The COVID-19 crisis has altered Egypt’s macroeconomic outlook, as the country’s growth in FY2019/2020 and FY2020/2021 had already been lowered to 2 and 2.8 percent in May and June, compared to the pre-pandemic baseline of 5–6 percent in both fiscal years, the International Monetary Fund (IMF) announced on Tuesday.
Given that the global recovery is now expected to be more gradual and domestic activity is projected to remain weak for longer, growth in FY2020/2021 has been further revised down to 2 percent, according to the IMF.
In its country report, the IMF projected Egypt’s domestic activity to contract in the second quarter and the third quarter of 2020, with a slight recovery starting in the fourth quarter of the year and a potentially stronger rebound in 2021 as domestic activity normalises and tourism slowly recovers.
Tourism activity is expected to return to pre-crisis levels only by the second half of 2022, as health concerns and global recovery conditions likely continue to weigh on international travel, according to the report.
Regarding inflation, the IMF expects it to hit 8 percent on average in FY2020/2021, up from 5.8 percent (Y-o-Y) in FY2019/2020, which reflects several underlying factors including unfavourable base effects.
The report also stressed that Egypt’s public finances are under pressure, as the public debt is projected to surge to 93 percent of GDP in FY2020/2021 before resuming its downward path accompanied by a planned return to primary surpluses of 2 percent of GDP.
The report attributed such an increase to the current baseline primary surpluses of 1.4 and 0.5 percent of the GDP in FY2019/2020 and FY2020/21 respectively, which target a more prolonged economic support, including the government’s purchases of grains and medical supplies to bolster its strategic stockpile to protect food and health security.
The banking system has remained stable, according to the report, as the most recent data indicates that the system was liquid, profitable, and well capitalised heading into the crisis; however, risks around banks’ loan portfolios, capital costs, and profitability have increased due to the economic slowdown, according to the IMF’s estimations.
In this regard, the IMF expects Egypt’s external balances to deteriorate compared to the baseline under the rapid finance instrument’s $2.4 billion loan, which Egypt obtained in May, reflecting the significantly weaker global outlook and lower foreign inflows.
“There is considerable uncertainty around Egypt’s economic outlook, with risks tilted to the downside. IMF Staff’s baseline projections are predicated on normalization of domestic and global economic activity by end of 2020. However, a more severe and/or prolonged shock to economic activity and delayed recovery could further aggravate public finances, resulting in greater financing needs, and higher public debt and risks to debt sustainability. The greater output losses could also lead to higher unemployment, rising poverty and inequality, and financial stability risks, all of which could undermine social support for the government’s reform plans. Moreover, a further tightening of global financial conditions could put renewed pressure on capital flows and the government’s borrowing costs,” the report says.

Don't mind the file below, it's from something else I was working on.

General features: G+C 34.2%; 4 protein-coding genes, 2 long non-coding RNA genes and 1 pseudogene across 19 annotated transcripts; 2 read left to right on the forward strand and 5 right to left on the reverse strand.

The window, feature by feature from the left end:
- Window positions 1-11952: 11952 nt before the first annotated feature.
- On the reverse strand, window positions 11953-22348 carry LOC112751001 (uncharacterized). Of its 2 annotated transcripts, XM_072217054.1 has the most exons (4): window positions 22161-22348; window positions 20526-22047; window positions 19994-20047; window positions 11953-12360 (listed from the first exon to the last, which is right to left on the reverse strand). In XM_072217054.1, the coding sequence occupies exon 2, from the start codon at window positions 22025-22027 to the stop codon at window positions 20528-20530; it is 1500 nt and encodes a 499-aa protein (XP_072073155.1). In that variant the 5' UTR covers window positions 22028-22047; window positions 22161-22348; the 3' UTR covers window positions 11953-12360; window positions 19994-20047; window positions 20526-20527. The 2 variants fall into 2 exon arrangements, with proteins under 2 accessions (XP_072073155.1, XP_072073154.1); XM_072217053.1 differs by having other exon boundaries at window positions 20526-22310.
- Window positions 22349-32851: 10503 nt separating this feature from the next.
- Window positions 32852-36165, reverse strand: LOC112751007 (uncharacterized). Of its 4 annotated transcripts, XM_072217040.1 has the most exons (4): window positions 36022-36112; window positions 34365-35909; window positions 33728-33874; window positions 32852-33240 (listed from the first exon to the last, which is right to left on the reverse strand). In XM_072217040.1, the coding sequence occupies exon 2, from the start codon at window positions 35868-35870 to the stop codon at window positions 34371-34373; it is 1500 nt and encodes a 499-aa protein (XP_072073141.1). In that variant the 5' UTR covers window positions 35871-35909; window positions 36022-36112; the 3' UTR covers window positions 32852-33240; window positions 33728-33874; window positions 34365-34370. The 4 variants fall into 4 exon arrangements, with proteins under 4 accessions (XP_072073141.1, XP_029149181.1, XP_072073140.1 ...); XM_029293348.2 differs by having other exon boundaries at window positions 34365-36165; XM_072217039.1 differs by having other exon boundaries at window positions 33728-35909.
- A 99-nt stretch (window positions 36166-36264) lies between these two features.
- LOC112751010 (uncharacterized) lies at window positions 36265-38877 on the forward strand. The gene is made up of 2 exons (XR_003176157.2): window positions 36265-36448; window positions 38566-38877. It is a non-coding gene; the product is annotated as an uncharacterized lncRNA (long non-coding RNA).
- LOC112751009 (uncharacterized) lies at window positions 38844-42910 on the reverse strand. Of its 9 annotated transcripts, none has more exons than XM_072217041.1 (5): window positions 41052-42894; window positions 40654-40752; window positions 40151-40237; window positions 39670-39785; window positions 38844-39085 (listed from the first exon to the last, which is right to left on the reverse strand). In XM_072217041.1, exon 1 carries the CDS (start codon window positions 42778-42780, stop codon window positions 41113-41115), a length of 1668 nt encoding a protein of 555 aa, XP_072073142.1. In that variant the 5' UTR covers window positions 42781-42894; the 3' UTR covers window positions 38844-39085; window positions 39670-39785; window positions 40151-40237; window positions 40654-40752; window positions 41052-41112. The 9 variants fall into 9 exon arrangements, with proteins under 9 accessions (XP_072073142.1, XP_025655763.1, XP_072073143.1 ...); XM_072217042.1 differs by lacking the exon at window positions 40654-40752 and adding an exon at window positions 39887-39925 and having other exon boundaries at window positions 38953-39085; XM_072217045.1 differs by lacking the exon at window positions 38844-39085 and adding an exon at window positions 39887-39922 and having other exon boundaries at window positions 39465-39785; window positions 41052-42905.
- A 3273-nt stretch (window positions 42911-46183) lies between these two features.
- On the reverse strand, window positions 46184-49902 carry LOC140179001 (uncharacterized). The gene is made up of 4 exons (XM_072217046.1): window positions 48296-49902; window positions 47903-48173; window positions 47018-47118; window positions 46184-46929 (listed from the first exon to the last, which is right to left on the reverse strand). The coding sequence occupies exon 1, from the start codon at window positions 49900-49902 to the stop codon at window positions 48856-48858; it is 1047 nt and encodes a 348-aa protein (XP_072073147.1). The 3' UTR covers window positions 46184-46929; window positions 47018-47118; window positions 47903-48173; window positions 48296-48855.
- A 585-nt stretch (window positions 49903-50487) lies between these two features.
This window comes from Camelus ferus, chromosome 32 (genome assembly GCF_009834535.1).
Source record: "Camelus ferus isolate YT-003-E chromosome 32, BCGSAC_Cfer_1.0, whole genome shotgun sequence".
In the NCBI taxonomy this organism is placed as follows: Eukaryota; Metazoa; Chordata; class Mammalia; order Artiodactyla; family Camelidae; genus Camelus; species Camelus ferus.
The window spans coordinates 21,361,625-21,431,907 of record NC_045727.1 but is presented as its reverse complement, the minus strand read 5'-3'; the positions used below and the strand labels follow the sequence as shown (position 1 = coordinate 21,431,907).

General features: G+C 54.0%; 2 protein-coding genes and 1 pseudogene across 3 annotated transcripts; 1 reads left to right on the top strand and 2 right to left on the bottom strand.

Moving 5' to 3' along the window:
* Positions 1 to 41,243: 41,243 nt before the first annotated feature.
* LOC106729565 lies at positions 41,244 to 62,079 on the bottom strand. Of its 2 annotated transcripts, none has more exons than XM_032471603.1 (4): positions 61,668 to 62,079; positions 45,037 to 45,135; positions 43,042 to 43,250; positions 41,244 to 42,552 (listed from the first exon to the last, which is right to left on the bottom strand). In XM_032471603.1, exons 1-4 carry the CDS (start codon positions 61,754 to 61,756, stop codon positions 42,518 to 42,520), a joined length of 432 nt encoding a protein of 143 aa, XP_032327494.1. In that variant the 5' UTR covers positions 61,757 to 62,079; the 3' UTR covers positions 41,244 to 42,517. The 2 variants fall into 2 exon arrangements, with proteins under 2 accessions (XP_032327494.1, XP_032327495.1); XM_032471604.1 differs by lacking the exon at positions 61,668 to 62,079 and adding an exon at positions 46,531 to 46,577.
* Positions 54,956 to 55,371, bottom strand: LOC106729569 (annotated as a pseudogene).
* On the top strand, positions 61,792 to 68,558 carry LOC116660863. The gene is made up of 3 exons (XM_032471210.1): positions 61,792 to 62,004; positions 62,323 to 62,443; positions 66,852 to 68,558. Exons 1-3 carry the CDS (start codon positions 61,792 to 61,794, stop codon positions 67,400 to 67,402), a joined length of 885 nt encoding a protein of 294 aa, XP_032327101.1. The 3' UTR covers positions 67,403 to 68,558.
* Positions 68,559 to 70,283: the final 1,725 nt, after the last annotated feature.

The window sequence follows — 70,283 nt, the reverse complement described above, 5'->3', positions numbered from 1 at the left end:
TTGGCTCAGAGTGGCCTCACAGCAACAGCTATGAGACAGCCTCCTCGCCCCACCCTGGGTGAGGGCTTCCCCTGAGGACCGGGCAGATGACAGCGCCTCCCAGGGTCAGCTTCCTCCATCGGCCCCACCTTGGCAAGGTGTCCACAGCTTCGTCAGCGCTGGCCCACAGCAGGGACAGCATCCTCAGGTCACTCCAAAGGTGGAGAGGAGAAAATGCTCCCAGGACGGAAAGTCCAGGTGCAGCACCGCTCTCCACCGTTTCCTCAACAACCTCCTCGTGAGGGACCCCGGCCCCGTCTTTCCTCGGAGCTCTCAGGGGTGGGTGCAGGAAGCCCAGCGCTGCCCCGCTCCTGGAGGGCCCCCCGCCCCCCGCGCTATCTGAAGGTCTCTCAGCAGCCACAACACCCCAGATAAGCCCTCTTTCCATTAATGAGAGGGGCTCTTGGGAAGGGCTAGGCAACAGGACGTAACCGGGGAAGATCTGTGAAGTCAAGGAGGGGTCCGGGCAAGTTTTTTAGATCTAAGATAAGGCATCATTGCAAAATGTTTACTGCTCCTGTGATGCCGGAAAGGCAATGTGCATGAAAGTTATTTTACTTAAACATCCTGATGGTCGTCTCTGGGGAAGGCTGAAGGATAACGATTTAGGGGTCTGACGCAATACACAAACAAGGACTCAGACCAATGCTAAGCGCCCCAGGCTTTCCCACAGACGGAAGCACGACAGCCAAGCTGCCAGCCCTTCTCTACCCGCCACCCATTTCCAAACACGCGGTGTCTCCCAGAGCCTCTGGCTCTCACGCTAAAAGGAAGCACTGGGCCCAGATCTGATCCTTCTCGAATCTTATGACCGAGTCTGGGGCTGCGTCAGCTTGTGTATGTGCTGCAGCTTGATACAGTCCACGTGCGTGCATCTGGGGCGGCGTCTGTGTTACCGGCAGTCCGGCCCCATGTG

For the one-year $5.2 billion loan that the IMF’s Executive Board approved for Egypt in June under the stand-by agreement (SBA), the report revealed that the authorities’ policies, supported by the SBA, will aim to maintain macroeconomic stability while pursuing targeted structural reforms to improve debt management and private sector-led growth.
Amid the uncertainty the COVID-19 crisis imposes, the SBA loan seeks to strike a balance between providing the crucial short-term stimulus to minimise the human and economic toll of the pandemic while avoiding build-up of imbalances in the medium term, in addition to recalibrating policies and priorities to continue to strike this balances as the crisis evolves, according to the report.
The program also targets a primary surplus of 0.5 percent of GDP for FY2020/2021 to balance crisis-related spending while avoiding an excessive increase in public debt, according to the report, while The current baseline aims to restore the pre-crisis primary surplus of 2 percent of GDP in FY2021/2022 and resume the reduction in public debt, according to the report.
Under the program, Egypt is committed to continuing structural reforms that already began under the Extended Fund Facility (EFF), under which Egypt had obtained the $12 billion to finance its economic reform program, including fiscal structural reform, enhancing role of the private sector, according to the report.